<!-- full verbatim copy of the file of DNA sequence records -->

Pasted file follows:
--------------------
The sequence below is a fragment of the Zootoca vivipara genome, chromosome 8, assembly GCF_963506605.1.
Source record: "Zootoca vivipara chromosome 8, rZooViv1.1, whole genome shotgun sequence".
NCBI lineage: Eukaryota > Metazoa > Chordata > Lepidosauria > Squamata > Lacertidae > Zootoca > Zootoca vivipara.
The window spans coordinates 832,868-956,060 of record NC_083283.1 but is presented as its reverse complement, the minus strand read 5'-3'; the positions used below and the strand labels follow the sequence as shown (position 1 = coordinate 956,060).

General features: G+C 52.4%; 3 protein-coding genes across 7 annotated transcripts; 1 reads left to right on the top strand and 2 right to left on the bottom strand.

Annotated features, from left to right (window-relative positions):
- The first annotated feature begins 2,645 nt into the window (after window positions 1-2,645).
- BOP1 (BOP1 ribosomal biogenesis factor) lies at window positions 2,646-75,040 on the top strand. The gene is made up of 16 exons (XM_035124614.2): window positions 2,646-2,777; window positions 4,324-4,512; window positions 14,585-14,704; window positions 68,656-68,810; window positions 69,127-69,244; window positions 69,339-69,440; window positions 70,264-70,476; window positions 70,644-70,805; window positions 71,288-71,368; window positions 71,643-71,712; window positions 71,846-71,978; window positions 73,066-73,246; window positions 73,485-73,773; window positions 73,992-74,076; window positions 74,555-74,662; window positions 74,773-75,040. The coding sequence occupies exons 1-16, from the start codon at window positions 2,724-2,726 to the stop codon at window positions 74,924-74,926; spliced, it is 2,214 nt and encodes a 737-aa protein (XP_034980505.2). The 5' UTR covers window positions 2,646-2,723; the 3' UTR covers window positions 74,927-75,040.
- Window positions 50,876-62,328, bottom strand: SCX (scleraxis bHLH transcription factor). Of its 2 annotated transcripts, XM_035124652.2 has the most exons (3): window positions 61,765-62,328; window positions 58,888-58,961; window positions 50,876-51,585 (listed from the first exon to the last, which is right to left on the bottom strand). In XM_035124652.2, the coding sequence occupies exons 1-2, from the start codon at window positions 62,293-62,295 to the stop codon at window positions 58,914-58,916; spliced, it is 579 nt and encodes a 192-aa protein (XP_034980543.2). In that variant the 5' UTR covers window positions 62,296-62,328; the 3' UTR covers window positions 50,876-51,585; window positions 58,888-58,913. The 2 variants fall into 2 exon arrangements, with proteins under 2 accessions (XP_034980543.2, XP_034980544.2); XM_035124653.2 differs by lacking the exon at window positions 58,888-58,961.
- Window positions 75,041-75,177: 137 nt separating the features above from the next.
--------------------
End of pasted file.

The sequence below is a fragment of the Zootoca vivipara genome, chromosome 8, assembly GCF_963506605.1.
Source record: "Zootoca vivipara chromosome 8, rZooViv1.1, whole genome shotgun sequence".
NCBI lineage: Eukaryota > Metazoa > Chordata > Lepidosauria > Squamata > Lacertidae > Zootoca > Zootoca vivipara.
The window spans coordinates 832,868-956,060 of record NC_083283.1 but is presented as its reverse complement, the minus strand read 5'-3'; the positions used below and the strand labels follow the sequence as shown (position 1 = coordinate 956,060).

General features: G+C 52.4%; 3 protein-coding genes across 7 annotated transcripts; 1 reads left to right on the top strand and 2 right to left on the bottom strand.

Annotated features, from left to right (window-relative positions):
- The first annotated feature begins 2,645 nt into the window (after window positions 1-2,645).
- BOP1 (BOP1 ribosomal biogenesis factor) lies at window positions 2,646-75,040 on the top strand. The gene is made up of 16 exons (XM_035124614.2): window positions 2,646-2,777; window positions 4,324-4,512; window positions 14,585-14,704; window positions 68,656-68,810; window positions 69,127-69,244; window positions 69,339-69,440; window positions 70,264-70,476; window positions 70,644-70,805; window positions 71,288-71,368; window positions 71,643-71,712; window positions 71,846-71,978; window positions 73,066-73,246; window positions 73,485-73,773; window positions 73,992-74,076; window positions 74,555-74,662; window positions 74,773-75,040. The coding sequence occupies exons 1-16, from the start codon at window positions 2,724-2,726 to the stop codon at window positions 74,924-74,926; spliced, it is 2,214 nt and encodes a 737-aa protein (XP_034980505.2). The 5' UTR covers window positions 2,646-2,723; the 3' UTR covers window positions 74,927-75,040.
- Window positions 50,876-62,328, bottom strand: SCX (scleraxis bHLH transcription factor). Of its 2 annotated transcripts, XM_035124652.2 has the most exons (3): window positions 61,765-62,328; window positions 58,888-58,961; window positions 50,876-51,585 (listed from the first exon to the last, which is right to left on the bottom strand). In XM_035124652.2, the coding sequence occupies exons 1-2, from the start codon at window positions 62,293-62,295 to the stop codon at window positions 58,914-58,916; spliced, it is 579 nt and encodes a 192-aa protein (XP_034980543.2). In that variant the 5' UTR covers window positions 62,296-62,328; the 3' UTR covers window positions 50,876-51,585; window positions 58,888-58,913. The 2 variants fall into 2 exon arrangements, with proteins under 2 accessions (XP_034980543.2, XP_034980544.2); XM_035124653.2 differs by lacking the exon at window positions 58,888-58,961.
- Window positions 75,041-75,177: 137 nt separating the features above from the next.